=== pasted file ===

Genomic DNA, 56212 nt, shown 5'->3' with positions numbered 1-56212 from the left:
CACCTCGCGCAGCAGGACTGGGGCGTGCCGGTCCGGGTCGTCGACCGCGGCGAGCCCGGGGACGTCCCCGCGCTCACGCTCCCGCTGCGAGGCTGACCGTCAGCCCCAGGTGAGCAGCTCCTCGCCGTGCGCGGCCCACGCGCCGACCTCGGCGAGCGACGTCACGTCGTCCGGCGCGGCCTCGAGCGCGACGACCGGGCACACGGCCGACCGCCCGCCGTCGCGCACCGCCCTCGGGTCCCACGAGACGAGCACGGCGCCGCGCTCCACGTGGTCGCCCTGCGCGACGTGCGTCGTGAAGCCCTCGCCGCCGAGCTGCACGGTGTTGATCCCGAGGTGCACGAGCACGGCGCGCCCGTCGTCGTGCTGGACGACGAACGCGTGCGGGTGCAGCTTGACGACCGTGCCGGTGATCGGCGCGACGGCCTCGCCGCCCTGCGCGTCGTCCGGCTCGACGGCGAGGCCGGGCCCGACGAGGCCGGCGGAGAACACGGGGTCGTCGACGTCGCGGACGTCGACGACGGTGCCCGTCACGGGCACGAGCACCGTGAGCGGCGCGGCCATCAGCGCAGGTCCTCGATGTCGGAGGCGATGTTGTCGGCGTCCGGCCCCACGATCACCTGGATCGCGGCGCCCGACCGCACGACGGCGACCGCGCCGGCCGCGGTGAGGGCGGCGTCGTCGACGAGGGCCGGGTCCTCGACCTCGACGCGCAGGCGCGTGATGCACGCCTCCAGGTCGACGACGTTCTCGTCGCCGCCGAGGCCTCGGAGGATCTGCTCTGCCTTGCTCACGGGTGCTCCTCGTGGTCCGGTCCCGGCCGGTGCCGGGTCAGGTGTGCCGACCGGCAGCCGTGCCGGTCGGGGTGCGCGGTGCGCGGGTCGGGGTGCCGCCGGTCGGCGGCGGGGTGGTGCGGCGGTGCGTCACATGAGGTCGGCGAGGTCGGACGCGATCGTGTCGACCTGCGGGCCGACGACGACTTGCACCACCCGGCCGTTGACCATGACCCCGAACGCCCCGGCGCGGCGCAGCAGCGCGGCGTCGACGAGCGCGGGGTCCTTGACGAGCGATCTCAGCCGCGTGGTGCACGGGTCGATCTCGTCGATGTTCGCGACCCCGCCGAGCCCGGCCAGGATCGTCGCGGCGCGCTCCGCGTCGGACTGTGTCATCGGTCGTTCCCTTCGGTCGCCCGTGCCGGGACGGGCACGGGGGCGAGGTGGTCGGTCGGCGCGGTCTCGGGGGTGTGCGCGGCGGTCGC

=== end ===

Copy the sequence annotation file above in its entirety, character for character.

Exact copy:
Genomic DNA, 56212 nt, shown 5'->3' with positions numbered 1-56212 from the left:
CACCTCGCGCAGCAGGACTGGGGCGTGCCGGTCCGGGTCGTCGACCGCGGCGAGCCCGGGGACGTCCCCGCGCTCACGCTCCCGCTGCGAGGCTGACCGTCAGCCCCAGGTGAGCAGCTCCTCGCCGTGCGCGGCCCACGCGCCGACCTCGGCGAGCGACGTCACGTCGTCCGGCGCGGCCTCGAGCGCGACGACCGGGCACACGGCCGACCGCCCGCCGTCGCGCACCGCCCTCGGGTCCCACGAGACGAGCACGGCGCCGCGCTCCACGTGGTCGCCCTGCGCGACGTGCGTCGTGAAGCCCTCGCCGCCGAGCTGCACGGTGTTGATCCCGAGGTGCACGAGCACGGCGCGCCCGTCGTCGTGCTGGACGACGAACGCGTGCGGGTGCAGCTTGACGACCGTGCCGGTGATCGGCGCGACGGCCTCGCCGCCCTGCGCGTCGTCCGGCTCGACGGCGAGGCCGGGCCCGACGAGGCCGGCGGAGAACACGGGGTCGTCGACGTCGCGGACGTCGACGACGGTGCCCGTCACGGGCACGAGCACCGTGAGCGGCGCGGCCATCAGCGCAGGTCCTCGATGTCGGAGGCGATGTTGTCGGCGTCCGGCCCCACGATCACCTGGATCGCGGCGCCCGACCGCACGACGGCGACCGCGCCGGCCGCGGTGAGGGCGGCGTCGTCGACGAGGGCCGGGTCCTCGACCTCGACGCGCAGGCGCGTGATGCACGCCTCCAGGTCGACGACGTTCTCGTCGCCGCCGAGGCCTCGGAGGATCTGCTCTGCCTTGCTCACGGGTGCTCCTCGTGGTCCGGTCCCGGCCGGTGCCGGGTCAGGTGTGCCGACCGGCAGCCGTGCCGGTCGGGGTGCGCGGTGCGCGGGTCGGGGTGCCGCCGGTCGGCGGCGGGGTGGTGCGGCGGTGCGTCACATGAGGTCGGCGAGGTCGGACGCGATCGTGTCGACCTGCGGGCCGACGACGACTTGCACCACCCGGCCGTTGACCATGACCCCGAACGCCCCGGCGCGGCGCAGCAGCGCGGCGTCGACGAGCGCGGGGTCCTTGACGAGCGATCTCAGCCGCGTGGTGCACGGGTCGATCTCGTCGATGTTCGCGACCCCGCCGAGCCCGGCCAGGATCGTCGCGGCGCGCTCCGCGTCGGACTGTGTCATCGGTCGTTCCCTTCGGTCGCCCGTGCCGGGACGGGCACGGGGGCGAGGTGGTCGGTCGGCGCGGTCTCGGGGGTGTGCGCGGCGGTCGC